Skywatchers along a narrow band from west Africa to the Arabian Peninsula, India and southern China will witness the most dramatic "ring of fire" solar eclipse to shadow the Earth in years today.
Annular eclipses occur when the Moon - passing between Earth and the Sun - is not quite close enough to our planet to completely obscure sunlight, leaving a thin ring of the solar disc visible.
They occur every year or two, and can only be seen from a narrow pathway across the planet.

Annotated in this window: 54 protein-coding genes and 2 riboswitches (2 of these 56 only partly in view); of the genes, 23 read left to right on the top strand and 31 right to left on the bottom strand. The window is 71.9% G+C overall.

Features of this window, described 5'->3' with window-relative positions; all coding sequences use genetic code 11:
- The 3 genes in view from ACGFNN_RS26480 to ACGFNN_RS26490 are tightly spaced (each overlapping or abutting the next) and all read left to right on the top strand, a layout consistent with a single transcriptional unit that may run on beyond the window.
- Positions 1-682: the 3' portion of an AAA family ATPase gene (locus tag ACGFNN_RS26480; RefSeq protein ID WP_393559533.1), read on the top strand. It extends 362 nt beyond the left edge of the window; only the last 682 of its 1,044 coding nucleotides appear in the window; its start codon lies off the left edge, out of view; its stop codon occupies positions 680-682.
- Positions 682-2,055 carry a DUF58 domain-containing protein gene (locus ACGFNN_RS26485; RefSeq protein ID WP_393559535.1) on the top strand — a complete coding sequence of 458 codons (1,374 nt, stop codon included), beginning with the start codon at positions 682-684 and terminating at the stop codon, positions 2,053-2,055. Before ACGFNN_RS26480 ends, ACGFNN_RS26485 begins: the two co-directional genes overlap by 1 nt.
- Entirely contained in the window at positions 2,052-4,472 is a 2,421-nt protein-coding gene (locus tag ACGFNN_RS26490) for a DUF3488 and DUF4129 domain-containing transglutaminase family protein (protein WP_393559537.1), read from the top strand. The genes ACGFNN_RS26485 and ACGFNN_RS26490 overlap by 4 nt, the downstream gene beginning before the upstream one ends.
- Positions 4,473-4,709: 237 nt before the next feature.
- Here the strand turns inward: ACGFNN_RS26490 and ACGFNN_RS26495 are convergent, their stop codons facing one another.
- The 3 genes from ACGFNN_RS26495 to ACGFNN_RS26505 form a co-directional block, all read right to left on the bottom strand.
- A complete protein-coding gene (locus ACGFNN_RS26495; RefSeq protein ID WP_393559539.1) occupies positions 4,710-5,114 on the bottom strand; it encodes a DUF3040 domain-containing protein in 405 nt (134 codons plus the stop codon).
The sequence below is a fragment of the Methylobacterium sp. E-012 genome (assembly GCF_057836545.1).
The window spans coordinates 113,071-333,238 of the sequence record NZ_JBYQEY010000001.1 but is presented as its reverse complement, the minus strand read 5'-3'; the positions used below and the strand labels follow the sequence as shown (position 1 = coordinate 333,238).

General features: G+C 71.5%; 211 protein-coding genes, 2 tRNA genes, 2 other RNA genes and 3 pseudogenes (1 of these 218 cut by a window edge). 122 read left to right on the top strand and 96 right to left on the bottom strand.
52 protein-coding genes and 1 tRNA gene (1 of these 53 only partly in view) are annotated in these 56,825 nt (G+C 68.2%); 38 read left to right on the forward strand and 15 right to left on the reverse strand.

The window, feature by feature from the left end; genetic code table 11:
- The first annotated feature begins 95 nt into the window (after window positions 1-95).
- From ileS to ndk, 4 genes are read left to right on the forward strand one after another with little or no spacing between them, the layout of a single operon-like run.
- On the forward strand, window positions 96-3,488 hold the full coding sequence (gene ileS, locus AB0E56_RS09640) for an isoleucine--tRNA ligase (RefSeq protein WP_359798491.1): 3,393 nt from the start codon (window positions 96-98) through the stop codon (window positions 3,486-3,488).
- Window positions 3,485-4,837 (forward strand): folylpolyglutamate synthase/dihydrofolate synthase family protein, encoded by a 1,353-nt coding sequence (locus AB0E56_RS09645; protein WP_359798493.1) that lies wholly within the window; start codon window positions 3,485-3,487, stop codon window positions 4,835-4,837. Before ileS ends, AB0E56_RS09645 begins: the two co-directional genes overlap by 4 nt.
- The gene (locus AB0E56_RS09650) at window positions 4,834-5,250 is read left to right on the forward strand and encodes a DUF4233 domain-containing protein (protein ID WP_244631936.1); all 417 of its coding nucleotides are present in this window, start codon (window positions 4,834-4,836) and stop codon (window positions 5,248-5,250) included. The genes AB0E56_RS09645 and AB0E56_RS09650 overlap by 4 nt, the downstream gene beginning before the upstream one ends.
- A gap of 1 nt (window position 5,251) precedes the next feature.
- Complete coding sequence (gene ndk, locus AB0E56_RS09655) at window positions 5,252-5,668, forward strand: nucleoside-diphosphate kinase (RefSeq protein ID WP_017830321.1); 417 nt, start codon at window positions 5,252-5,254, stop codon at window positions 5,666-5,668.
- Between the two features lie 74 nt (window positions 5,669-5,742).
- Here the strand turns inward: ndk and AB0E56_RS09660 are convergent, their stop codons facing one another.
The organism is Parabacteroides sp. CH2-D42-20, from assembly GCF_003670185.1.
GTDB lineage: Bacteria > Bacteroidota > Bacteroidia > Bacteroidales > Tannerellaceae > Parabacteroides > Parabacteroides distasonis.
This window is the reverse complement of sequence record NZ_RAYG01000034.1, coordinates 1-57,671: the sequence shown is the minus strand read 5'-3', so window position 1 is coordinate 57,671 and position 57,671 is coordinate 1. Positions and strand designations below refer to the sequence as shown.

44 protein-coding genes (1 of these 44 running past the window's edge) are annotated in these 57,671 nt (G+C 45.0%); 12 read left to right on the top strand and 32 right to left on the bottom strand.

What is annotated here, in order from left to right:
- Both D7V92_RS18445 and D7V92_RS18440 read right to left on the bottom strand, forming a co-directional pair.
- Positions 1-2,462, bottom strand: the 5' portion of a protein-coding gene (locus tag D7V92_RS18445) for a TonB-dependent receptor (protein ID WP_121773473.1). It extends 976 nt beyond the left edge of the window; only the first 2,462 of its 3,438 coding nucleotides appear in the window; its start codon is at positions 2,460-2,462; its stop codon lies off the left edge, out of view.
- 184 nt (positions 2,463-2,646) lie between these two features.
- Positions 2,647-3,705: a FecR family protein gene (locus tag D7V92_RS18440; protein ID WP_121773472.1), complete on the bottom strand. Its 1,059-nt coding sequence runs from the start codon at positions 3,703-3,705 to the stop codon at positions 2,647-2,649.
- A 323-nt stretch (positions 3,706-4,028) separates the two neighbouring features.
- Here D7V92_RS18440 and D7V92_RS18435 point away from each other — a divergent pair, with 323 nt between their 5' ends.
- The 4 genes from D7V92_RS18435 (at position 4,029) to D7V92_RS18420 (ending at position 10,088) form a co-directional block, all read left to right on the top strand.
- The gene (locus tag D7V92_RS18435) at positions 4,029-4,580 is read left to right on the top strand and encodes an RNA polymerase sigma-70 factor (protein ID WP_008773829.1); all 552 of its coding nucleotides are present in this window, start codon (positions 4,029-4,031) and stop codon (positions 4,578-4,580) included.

Remarkably, the eclipse on Sunday arrives on the northern hemisphere's longest day of the year - the summer solstice - when Earth's north pole is tilted most directly towards the Sun.
A solar eclipse always occurs about two weeks before or after a lunar eclipse, when the Moon moves into Earth's shadow. Lunar eclipses are visible from about half of Earth's surface.